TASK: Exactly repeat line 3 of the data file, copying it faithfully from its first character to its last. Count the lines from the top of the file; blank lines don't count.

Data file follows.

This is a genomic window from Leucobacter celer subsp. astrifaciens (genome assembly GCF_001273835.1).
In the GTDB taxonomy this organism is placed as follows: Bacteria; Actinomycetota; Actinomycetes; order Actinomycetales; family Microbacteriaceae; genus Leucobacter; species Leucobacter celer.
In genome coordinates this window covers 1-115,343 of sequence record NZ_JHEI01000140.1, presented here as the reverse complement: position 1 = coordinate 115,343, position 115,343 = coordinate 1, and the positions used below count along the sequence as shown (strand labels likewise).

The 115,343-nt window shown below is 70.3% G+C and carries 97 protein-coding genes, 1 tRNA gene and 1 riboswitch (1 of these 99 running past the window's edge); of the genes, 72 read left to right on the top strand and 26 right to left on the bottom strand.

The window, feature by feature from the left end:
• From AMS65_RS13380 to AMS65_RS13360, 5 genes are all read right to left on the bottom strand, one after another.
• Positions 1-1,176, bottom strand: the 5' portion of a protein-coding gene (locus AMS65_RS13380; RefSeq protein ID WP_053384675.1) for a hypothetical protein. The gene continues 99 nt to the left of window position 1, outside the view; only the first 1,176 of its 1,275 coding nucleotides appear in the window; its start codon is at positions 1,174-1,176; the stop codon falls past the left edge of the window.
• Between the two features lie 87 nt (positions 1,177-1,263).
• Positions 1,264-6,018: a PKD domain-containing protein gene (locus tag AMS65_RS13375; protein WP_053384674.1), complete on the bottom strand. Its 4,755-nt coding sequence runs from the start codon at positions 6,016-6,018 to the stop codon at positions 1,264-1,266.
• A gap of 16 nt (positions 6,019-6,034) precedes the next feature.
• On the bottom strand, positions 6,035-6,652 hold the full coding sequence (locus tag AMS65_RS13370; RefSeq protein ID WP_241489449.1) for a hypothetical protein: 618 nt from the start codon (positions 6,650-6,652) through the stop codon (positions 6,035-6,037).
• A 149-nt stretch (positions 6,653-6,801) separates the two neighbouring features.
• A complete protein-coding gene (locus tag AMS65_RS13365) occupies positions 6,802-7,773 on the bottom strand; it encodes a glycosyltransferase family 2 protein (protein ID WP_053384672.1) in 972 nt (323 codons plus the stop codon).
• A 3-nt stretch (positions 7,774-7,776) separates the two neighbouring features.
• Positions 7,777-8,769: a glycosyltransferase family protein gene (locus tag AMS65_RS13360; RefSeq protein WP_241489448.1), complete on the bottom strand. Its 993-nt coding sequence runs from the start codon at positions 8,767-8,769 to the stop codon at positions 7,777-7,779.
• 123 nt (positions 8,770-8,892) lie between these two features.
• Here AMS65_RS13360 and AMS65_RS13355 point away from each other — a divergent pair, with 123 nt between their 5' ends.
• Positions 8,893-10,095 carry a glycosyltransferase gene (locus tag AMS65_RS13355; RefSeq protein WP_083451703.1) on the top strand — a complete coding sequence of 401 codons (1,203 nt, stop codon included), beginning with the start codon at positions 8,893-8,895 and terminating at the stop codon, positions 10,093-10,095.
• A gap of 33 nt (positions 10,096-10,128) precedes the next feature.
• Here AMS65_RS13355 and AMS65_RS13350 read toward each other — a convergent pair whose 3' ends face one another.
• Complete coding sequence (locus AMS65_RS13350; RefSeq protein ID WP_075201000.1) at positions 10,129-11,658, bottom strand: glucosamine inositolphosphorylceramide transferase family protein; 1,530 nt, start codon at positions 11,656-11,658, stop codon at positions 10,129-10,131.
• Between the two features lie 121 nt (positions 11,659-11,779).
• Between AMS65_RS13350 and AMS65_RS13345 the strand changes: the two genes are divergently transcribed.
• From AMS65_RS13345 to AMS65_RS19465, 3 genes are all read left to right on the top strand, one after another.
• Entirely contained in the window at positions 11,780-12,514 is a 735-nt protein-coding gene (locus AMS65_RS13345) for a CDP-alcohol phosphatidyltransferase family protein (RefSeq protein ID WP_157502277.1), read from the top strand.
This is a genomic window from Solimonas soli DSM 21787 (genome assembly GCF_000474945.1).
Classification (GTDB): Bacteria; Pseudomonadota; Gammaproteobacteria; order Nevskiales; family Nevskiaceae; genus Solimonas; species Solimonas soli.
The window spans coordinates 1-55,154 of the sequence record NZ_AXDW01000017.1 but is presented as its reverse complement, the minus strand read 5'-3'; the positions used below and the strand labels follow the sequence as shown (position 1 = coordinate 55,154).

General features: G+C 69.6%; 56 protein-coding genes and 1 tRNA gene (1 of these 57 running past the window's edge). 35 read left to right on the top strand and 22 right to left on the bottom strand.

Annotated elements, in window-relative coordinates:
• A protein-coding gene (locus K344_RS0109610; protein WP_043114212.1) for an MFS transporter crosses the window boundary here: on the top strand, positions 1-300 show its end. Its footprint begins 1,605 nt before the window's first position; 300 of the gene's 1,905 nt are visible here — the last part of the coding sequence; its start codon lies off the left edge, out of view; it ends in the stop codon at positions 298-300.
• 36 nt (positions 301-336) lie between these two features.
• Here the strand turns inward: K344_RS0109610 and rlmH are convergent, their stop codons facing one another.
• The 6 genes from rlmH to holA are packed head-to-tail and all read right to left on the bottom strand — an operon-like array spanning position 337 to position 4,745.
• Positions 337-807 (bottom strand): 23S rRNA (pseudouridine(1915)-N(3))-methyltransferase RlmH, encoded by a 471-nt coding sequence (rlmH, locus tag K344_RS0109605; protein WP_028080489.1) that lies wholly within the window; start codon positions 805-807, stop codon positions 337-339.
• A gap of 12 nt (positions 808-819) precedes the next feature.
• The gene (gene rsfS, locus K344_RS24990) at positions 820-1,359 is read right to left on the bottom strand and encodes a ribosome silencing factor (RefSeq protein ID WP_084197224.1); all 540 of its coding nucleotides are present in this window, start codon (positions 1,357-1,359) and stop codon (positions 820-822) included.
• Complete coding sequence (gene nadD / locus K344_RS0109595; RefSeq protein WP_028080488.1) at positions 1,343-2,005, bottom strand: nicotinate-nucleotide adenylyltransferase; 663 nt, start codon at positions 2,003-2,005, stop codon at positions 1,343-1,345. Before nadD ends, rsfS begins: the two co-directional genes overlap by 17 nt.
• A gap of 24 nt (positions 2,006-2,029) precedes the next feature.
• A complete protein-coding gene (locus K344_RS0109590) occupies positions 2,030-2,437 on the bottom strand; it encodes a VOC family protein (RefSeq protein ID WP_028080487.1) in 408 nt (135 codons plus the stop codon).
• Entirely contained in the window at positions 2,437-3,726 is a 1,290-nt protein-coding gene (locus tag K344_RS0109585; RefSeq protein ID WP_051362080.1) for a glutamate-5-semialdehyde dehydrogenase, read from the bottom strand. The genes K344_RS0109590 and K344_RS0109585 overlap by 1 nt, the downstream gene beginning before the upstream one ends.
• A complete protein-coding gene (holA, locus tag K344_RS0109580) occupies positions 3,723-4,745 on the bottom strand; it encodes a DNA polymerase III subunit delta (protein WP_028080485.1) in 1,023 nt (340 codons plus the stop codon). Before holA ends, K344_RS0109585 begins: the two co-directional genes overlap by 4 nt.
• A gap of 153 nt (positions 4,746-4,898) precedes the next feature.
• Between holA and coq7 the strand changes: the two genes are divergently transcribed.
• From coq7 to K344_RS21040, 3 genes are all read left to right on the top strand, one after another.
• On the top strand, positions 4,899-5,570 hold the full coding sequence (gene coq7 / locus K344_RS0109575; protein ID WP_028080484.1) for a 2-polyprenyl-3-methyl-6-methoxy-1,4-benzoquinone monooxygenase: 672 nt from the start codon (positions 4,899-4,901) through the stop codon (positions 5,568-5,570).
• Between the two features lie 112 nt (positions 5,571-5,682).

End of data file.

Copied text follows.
In genome coordinates this window covers 1-115,343 of sequence record NZ_JHEI01000140.1, presented here as the reverse complement: position 1 = coordinate 115,343, position 115,343 = coordinate 1, and the positions used below count along the sequence as shown (strand labels likewise).